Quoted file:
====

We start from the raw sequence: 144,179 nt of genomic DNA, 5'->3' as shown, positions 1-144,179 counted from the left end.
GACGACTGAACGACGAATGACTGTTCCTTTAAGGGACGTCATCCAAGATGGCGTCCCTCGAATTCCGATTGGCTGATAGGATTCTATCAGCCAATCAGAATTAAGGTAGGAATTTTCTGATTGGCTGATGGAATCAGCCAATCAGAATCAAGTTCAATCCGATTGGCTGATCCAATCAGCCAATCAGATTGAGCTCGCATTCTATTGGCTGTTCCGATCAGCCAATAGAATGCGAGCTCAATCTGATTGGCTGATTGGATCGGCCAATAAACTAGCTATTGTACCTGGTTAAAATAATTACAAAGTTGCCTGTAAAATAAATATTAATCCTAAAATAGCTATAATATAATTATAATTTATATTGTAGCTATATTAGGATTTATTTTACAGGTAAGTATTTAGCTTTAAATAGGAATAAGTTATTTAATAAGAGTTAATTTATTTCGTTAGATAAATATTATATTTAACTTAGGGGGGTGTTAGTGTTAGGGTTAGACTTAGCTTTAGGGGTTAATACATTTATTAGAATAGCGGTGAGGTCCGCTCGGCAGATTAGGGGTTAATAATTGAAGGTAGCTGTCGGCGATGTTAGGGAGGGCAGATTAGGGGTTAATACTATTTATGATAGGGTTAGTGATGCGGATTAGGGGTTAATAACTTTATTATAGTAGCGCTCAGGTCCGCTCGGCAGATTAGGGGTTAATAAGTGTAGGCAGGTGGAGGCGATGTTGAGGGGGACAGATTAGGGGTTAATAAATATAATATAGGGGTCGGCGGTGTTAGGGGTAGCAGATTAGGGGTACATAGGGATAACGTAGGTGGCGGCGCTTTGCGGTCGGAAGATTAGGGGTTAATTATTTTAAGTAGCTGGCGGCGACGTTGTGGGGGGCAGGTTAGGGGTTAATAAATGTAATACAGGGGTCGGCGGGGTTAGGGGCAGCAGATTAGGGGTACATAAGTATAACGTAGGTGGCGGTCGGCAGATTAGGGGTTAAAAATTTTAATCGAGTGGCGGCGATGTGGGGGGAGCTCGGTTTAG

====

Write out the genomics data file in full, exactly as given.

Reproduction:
We start from the raw sequence: 144,179 nt of genomic DNA, 5'->3' as shown, positions 1-144,179 counted from the left end.
GACGACTGAACGACGAATGACTGTTCCTTTAAGGGACGTCATCCAAGATGGCGTCCCTCGAATTCCGATTGGCTGATAGGATTCTATCAGCCAATCAGAATTAAGGTAGGAATTTTCTGATTGGCTGATGGAATCAGCCAATCAGAATCAAGTTCAATCCGATTGGCTGATCCAATCAGCCAATCAGATTGAGCTCGCATTCTATTGGCTGTTCCGATCAGCCAATAGAATGCGAGCTCAATCTGATTGGCTGATTGGATCGGCCAATAAACTAGCTATTGTACCTGGTTAAAATAATTACAAAGTTGCCTGTAAAATAAATATTAATCCTAAAATAGCTATAATATAATTATAATTTATATTGTAGCTATATTAGGATTTATTTTACAGGTAAGTATTTAGCTTTAAATAGGAATAAGTTATTTAATAAGAGTTAATTTATTTCGTTAGATAAATATTATATTTAACTTAGGGGGGTGTTAGTGTTAGGGTTAGACTTAGCTTTAGGGGTTAATACATTTATTAGAATAGCGGTGAGGTCCGCTCGGCAGATTAGGGGTTAATAATTGAAGGTAGCTGTCGGCGATGTTAGGGAGGGCAGATTAGGGGTTAATACTATTTATGATAGGGTTAGTGATGCGGATTAGGGGTTAATAACTTTATTATAGTAGCGCTCAGGTCCGCTCGGCAGATTAGGGGTTAATAAGTGTAGGCAGGTGGAGGCGATGTTGAGGGGGACAGATTAGGGGTTAATAAATATAATATAGGGGTCGGCGGTGTTAGGGGTAGCAGATTAGGGGTACATAGGGATAACGTAGGTGGCGGCGCTTTGCGGTCGGAAGATTAGGGGTTAATTATTTTAAGTAGCTGGCGGCGACGTTGTGGGGGGCAGGTTAGGGGTTAATAAATGTAATACAGGGGTCGGCGGGGTTAGGGGCAGCAGATTAGGGGTACATAAGTATAACGTAGGTGGCGGTCGGCAGATTAGGGGTTAAAAATTTTAATCGAGTGGCGGCGATGTGGGGGGAGCTCGGTTTAG